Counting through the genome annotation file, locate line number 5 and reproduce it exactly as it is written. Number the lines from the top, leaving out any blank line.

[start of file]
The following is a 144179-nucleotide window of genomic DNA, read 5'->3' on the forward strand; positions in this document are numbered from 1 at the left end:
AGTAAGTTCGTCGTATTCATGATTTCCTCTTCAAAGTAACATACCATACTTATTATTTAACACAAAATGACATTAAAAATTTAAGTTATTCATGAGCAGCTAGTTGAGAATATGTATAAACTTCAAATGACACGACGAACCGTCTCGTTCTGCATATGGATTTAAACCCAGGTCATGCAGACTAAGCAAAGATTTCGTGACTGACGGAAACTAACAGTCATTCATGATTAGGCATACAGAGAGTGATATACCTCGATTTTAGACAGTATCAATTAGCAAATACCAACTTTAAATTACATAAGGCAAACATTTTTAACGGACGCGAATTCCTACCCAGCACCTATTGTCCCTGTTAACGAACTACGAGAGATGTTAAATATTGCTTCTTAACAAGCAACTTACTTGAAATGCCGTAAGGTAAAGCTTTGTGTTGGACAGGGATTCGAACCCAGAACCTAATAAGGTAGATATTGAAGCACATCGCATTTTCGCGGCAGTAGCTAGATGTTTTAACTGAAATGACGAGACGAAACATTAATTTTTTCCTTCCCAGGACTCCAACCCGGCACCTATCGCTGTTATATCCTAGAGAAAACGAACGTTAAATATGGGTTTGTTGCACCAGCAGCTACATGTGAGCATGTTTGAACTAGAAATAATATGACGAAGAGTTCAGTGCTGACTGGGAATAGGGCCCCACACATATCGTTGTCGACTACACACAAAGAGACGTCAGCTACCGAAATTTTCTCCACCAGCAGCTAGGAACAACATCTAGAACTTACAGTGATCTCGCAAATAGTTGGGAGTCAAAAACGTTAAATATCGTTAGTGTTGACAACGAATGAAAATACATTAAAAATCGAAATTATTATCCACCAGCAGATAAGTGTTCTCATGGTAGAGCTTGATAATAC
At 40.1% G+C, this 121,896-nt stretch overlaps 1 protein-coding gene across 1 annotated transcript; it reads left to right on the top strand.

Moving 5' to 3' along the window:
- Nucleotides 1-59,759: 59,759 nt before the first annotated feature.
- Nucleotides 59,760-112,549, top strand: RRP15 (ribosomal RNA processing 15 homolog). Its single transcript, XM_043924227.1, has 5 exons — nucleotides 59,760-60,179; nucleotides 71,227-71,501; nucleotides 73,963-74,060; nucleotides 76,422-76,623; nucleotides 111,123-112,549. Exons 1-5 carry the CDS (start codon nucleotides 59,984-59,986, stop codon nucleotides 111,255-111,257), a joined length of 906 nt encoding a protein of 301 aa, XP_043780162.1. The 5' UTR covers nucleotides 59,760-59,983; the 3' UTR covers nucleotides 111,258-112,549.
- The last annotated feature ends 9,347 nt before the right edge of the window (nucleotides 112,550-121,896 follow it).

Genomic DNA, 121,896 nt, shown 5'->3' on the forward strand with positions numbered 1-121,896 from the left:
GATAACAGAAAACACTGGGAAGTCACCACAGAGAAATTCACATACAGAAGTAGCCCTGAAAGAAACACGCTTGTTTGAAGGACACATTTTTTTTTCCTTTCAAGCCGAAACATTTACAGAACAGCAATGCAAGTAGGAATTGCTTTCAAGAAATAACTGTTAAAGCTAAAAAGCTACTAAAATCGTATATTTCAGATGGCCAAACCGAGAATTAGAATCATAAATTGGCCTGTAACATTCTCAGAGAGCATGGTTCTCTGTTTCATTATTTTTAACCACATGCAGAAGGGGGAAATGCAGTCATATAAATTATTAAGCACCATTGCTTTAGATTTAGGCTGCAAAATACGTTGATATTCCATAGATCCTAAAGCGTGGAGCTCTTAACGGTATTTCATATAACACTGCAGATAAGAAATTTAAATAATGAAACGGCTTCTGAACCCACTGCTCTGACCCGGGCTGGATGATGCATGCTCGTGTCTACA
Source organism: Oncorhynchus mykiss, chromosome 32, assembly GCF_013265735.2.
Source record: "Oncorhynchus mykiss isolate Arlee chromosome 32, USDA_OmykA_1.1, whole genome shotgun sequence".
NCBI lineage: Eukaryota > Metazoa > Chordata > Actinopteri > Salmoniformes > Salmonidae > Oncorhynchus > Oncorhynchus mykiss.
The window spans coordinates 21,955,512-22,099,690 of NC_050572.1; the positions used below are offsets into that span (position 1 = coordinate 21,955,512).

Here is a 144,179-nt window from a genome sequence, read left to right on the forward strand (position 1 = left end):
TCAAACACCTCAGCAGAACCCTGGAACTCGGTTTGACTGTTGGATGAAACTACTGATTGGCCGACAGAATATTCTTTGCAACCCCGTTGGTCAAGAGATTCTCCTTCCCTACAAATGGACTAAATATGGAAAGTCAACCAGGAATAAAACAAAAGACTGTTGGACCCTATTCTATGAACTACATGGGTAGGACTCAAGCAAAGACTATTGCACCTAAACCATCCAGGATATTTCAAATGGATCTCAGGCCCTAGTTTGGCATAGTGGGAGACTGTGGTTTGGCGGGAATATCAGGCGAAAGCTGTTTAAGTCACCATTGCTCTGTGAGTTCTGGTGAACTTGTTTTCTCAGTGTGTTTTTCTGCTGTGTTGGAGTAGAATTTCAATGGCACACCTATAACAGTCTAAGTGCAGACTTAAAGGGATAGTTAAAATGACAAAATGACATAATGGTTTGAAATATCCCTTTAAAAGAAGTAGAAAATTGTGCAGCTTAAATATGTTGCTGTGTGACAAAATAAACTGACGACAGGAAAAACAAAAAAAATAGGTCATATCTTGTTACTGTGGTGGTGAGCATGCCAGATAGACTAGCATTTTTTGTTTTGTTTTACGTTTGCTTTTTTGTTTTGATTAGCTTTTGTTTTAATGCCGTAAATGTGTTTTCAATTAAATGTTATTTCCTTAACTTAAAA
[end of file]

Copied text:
- Nucleotides 1-59,759: 59,759 nt before the first annotated feature.